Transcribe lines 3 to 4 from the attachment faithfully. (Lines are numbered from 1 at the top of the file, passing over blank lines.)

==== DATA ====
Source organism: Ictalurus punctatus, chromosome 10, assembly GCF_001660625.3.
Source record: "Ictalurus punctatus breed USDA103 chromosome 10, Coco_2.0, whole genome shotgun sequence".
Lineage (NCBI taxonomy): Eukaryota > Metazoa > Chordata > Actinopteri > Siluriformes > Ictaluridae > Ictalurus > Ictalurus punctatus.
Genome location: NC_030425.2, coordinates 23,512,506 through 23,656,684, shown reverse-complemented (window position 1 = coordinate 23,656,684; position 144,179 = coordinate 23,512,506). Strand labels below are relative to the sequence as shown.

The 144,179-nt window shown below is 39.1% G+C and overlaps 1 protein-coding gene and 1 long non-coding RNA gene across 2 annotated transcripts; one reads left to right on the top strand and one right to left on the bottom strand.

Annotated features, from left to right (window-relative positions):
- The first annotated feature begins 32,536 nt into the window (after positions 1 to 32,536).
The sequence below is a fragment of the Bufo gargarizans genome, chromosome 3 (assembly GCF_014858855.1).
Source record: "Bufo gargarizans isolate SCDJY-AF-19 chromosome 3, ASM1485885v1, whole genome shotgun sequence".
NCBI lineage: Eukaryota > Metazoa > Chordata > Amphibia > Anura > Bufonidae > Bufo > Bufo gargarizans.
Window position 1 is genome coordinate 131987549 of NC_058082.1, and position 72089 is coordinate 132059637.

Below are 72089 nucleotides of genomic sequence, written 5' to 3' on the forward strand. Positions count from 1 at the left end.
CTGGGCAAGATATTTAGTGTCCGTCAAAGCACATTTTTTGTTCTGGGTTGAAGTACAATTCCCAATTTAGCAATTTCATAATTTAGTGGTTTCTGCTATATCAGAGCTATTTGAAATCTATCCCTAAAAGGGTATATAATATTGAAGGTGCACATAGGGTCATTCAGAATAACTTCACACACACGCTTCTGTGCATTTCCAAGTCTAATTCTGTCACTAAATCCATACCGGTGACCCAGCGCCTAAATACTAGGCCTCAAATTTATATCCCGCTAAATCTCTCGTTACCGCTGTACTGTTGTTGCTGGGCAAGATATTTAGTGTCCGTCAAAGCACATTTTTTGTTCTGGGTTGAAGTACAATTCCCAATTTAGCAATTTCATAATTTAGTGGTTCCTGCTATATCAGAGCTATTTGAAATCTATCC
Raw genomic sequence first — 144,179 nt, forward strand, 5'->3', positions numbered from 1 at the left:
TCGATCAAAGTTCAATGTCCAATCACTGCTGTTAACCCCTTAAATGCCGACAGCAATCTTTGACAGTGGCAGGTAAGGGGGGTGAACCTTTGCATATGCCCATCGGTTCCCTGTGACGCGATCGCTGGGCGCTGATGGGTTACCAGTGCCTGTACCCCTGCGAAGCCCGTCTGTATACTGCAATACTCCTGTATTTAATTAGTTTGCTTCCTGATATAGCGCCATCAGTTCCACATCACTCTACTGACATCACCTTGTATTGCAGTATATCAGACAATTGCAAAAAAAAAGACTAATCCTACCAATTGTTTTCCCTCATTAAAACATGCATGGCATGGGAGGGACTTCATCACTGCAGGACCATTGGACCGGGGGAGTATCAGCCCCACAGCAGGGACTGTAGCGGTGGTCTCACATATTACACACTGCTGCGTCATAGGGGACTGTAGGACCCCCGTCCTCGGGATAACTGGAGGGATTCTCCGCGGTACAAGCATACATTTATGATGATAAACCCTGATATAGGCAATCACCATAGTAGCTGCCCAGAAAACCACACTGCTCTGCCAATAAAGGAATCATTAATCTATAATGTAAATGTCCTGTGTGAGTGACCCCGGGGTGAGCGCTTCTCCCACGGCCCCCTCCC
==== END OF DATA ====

Lineage (NCBI taxonomy): Eukaryota > Metazoa > Chordata > Actinopteri > Siluriformes > Ictaluridae > Ictalurus > Ictalurus punctatus.
Genome location: NC_030425.2, coordinates 23,512,506 through 23,656,684, shown reverse-complemented (window position 1 = coordinate 23,656,684; position 144,179 = coordinate 23,512,506). Strand labels below are relative to the sequence as shown.